How to Solve the ‘Service Dilemma’ in Manufacturing

Manufacturers recognize the need to offer not only products, but services as well. But actually achieving that has proved to be challenging—what Cisco calls the service dilemma. Embracing digital technologies can help, as Caterpillar shows.

Whether in the consumer world or in industry, it’s become increasingly important for manufacturers to sell not just products, but services as well. Industrial machine builders, and even system integrators, can drive new business growth if they’re able to successfully leverage those service capabilities. And those that don’t will risk falling behind.

The idea of manufacturers building out a service model for their businesses is one that seems to be taking hold. It’s an important revenue model as a strategy for growth in an age of connected devices and digital information.

“Manufacturers are recognizing that the services model is really an opportunity to leverage their strengths,” says Chet Namboodri, senior director of private sector industry marketing for Cisco Systems, explaining the transition that has been taking place over the past couple decades. “We’re now at a market transition.”

Unfortunately, making the transition to a service model is easier said than done. “The complexity of building out a services model alongside a product has proved to be very, very challenging. We refer to it as a service dilemma,” Namboodri says. “The complexity is holding manufacturers back.”

The dilemma is considerable. In a recent survey of 625 senior manufacturing decision makers—from both industrial machine builders and end-user manufacturers—Cisco found that 86 percent view the transition from product-centric to service-oriented revenue models as a core part of their growth strategies. However, only 29 percent believe that services will grow faster than the product aspect of their business.

“In one breath, they’re saying they’re going to move to a services model, but in the next breath, they’re not making it happen,” Namboodri laments.

It’s complexity and a lack of digital capabilities that are holding manufacturers back, according to Cisco. The two-front war—managing products and services simultaneously—is at the forefront of complexity, but the need to make it work will be vital to competing in a dynamic marketplace.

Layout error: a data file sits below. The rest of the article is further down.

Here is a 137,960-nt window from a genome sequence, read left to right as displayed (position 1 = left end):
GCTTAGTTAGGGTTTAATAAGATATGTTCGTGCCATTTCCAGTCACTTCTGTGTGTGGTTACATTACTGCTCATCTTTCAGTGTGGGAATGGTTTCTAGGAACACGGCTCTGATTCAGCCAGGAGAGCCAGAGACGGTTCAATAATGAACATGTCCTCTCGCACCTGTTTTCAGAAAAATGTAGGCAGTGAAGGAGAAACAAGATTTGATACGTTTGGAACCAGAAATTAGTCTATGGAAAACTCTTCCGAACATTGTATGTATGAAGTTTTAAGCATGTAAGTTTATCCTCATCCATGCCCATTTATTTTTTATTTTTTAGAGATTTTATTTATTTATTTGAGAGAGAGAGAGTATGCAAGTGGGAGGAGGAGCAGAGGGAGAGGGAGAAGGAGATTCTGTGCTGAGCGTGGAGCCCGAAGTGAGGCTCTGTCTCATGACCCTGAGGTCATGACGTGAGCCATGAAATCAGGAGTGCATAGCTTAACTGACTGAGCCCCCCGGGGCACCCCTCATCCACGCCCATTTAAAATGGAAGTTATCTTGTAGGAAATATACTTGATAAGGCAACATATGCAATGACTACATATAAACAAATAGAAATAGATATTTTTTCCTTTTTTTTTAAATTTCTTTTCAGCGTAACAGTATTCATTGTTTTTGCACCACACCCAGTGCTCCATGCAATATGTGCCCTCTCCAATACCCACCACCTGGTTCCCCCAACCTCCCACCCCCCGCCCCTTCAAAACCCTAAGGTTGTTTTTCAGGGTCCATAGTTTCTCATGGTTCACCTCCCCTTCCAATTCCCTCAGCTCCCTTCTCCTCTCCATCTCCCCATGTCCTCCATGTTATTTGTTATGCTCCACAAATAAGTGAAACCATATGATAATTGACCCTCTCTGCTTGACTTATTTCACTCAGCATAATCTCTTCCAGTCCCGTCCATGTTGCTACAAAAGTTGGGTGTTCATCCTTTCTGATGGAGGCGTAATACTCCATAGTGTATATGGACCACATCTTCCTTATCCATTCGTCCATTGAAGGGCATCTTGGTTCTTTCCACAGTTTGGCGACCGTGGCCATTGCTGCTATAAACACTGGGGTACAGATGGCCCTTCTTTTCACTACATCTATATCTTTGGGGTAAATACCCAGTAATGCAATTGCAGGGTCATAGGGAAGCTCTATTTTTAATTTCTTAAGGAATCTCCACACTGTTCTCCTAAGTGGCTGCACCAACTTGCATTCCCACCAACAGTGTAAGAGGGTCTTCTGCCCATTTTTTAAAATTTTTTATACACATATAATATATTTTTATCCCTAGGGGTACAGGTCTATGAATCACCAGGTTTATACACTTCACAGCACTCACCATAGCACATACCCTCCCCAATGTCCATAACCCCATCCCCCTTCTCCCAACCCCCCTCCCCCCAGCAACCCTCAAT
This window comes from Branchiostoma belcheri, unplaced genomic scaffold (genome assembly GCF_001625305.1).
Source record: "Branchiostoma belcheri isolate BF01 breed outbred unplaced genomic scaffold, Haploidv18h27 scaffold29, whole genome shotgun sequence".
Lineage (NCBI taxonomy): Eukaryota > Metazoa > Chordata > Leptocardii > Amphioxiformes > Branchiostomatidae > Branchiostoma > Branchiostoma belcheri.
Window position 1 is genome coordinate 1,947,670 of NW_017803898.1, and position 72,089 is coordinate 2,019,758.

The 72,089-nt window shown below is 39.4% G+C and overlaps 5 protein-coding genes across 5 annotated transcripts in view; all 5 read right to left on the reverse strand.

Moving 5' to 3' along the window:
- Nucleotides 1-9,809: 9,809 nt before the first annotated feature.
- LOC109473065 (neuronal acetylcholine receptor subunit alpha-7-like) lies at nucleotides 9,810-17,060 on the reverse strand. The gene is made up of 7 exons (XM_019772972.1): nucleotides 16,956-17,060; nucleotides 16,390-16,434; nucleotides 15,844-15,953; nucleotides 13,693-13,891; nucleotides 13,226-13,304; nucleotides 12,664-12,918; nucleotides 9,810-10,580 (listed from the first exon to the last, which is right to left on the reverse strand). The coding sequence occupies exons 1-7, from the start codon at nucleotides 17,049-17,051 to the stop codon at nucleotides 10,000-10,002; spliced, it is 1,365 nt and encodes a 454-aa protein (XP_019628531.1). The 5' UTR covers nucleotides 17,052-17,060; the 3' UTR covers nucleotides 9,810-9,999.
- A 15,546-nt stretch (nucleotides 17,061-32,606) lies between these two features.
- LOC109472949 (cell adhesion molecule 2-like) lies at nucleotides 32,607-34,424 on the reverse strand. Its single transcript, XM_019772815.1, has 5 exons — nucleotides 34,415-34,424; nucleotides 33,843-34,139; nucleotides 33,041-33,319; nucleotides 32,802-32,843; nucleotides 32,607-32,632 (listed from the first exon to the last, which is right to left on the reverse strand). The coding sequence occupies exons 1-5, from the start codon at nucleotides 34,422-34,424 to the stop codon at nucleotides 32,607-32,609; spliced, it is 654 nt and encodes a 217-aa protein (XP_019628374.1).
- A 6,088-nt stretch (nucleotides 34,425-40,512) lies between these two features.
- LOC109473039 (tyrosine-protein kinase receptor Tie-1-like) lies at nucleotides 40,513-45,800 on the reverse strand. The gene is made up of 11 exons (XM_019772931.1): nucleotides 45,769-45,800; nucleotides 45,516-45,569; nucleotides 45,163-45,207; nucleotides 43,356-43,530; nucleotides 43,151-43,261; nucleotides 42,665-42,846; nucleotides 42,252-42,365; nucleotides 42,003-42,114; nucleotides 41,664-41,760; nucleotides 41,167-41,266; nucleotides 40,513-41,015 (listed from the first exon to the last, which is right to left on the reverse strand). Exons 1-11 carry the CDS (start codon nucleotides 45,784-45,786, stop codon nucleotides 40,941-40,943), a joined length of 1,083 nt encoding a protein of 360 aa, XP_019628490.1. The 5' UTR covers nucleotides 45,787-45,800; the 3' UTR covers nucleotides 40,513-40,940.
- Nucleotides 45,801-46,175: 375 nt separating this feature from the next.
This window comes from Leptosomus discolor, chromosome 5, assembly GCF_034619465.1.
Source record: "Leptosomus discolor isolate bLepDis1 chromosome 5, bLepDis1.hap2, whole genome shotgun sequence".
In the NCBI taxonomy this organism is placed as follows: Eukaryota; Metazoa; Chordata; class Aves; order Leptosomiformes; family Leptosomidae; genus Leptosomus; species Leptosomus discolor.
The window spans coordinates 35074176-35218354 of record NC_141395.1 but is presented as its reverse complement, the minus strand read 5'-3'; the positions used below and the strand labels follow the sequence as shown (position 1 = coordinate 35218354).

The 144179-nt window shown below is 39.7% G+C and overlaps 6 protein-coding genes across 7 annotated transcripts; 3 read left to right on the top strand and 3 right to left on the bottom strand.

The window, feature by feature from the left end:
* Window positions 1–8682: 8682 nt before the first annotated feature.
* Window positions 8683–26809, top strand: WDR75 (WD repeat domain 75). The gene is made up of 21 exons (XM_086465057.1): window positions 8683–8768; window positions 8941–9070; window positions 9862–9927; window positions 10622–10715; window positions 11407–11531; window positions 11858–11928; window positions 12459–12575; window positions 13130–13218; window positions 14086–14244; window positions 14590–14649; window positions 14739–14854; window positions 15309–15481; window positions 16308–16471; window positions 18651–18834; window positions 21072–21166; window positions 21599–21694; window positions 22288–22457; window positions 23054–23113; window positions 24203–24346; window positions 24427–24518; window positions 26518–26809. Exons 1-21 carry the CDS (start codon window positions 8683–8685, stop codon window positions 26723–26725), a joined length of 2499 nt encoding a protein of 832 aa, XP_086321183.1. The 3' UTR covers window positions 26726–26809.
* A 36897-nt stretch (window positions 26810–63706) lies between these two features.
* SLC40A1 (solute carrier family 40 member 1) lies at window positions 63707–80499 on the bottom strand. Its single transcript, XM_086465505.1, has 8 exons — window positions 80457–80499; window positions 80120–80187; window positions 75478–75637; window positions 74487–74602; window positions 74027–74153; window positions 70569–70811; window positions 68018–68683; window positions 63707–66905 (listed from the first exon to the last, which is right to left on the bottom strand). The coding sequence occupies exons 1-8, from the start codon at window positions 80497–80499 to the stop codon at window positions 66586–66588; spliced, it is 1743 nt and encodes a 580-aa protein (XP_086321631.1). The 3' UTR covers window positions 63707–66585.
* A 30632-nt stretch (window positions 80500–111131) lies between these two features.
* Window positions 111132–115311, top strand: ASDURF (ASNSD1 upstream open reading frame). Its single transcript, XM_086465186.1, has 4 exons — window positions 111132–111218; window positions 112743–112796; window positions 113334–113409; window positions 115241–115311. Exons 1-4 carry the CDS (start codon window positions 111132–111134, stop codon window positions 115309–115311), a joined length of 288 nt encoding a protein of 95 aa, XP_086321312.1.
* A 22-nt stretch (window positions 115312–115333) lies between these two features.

A digital model can vastly facilitate the service model, Namboodri says. “And the payoff can be tremendous,” he adds. Cisco’s economic analysis show profits for an average $20 billion manufacturing company that digitizes rising 12.8 percent over the next three years, and 19 percent over 10 years.

Cisco’s survey respondents are well aware of the digital disruption they faced. When asked which technologies would most change how they manage production over the next three years, topping the list were cloud computing (37 percent), the Internet of Things (IoT, 33 percent) and Big Data analytics (32 percent).

The service-oriented revenue model that executives seem to think will be so important to their growth strategies is dependent on these digital technologies as well. Two-thirds of respondents said this is true to a large or very large degree, with another quarter of them saying those models were dependent on digital technologies to a moderate degree.

Caterpillar is one manufacturer making digital capabilities work to grow its service business, recognizing the value of connected machines. In the mining industry, where customers keep chasing cost—the top line getting ever closer to the bottom—Caterpillar is connecting its dozers to the IoT to make a difference, understanding better how to control costs.